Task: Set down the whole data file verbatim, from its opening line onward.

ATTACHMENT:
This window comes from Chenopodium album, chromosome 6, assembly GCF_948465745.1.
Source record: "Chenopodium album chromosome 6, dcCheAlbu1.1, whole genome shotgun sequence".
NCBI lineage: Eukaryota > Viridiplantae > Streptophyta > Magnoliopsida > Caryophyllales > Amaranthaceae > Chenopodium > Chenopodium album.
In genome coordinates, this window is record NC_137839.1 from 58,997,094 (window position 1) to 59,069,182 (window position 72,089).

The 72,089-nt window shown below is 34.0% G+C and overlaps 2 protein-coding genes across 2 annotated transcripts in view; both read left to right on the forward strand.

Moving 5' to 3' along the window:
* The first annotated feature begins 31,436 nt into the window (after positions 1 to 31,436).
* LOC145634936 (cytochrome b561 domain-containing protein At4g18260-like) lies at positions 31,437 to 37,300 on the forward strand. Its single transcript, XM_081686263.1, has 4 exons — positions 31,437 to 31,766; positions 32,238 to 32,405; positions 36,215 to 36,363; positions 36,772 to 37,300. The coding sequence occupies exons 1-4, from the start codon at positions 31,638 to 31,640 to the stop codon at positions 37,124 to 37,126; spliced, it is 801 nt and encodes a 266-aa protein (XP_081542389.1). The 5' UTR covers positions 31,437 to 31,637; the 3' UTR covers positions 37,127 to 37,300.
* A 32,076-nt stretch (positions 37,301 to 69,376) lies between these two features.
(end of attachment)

This window comes from Chenopodium album, chromosome 6, assembly GCF_948465745.1.
Source record: "Chenopodium album chromosome 6, dcCheAlbu1.1, whole genome shotgun sequence".
NCBI lineage: Eukaryota > Viridiplantae > Streptophyta > Magnoliopsida > Caryophyllales > Amaranthaceae > Chenopodium > Chenopodium album.
In genome coordinates, this window is record NC_137839.1 from 58,997,094 (window position 1) to 59,069,182 (window position 72,089).

The 72,089-nt window shown below is 34.0% G+C and overlaps 2 protein-coding genes across 2 annotated transcripts in view; both read left to right on the forward strand.

Moving 5' to 3' along the window:
* The first annotated feature begins 31,436 nt into the window (after positions 1 to 31,436).
* LOC145634936 (cytochrome b561 domain-containing protein At4g18260-like) lies at positions 31,437 to 37,300 on the forward strand. Its single transcript, XM_081686263.1, has 4 exons — positions 31,437 to 31,766; positions 32,238 to 32,405; positions 36,215 to 36,363; positions 36,772 to 37,300. The coding sequence occupies exons 1-4, from the start codon at positions 31,638 to 31,640 to the stop codon at positions 37,124 to 37,126; spliced, it is 801 nt and encodes a 266-aa protein (XP_081542389.1). The 5' UTR covers positions 31,437 to 31,637; the 3' UTR covers positions 37,127 to 37,300.
* A 32,076-nt stretch (positions 37,301 to 69,376) lies between these two features.